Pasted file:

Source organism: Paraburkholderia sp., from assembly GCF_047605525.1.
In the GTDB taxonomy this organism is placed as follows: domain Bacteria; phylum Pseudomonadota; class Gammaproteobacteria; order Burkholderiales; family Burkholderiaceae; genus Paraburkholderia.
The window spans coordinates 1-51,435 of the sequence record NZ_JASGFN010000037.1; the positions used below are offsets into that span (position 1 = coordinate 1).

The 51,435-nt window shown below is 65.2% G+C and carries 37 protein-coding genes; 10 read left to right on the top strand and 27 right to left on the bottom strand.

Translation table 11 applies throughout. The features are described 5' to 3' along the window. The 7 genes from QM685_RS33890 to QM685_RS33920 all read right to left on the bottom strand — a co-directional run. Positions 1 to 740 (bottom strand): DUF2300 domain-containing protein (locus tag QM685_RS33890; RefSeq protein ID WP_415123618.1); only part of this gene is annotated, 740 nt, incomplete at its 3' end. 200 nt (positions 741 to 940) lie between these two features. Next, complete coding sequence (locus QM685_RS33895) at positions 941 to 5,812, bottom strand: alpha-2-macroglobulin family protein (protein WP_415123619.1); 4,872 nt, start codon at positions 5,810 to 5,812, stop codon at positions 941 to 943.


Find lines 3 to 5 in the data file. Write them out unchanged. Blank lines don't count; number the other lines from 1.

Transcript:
The window spans coordinates 1-51,435 of the sequence record NZ_JASGFN010000037.1; the positions used below are offsets into that span (position 1 = coordinate 1).

The 51,435-nt window shown below is 65.2% G+C and carries 37 protein-coding genes; 10 read left to right on the top strand and 27 right to left on the bottom strand.

Translation table 11 applies throughout. The features are described 5' to 3' along the window. The 7 genes from QM685_RS33890 to QM685_RS33920 all read right to left on the bottom strand — a co-directional run. Positions 1 to 740 (bottom strand): DUF2300 domain-containing protein (locus tag QM685_RS33890; RefSeq protein ID WP_415123618.1); only part of this gene is annotated, 740 nt, incomplete at its 3' end. 200 nt (positions 741 to 940) lie between these two features. Next, complete coding sequence (locus QM685_RS33895) at positions 941 to 5,812, bottom strand: alpha-2-macroglobulin family protein (protein WP_415123619.1); 4,872 nt, start codon at positions 5,810 to 5,812, stop codon at positions 941 to 943.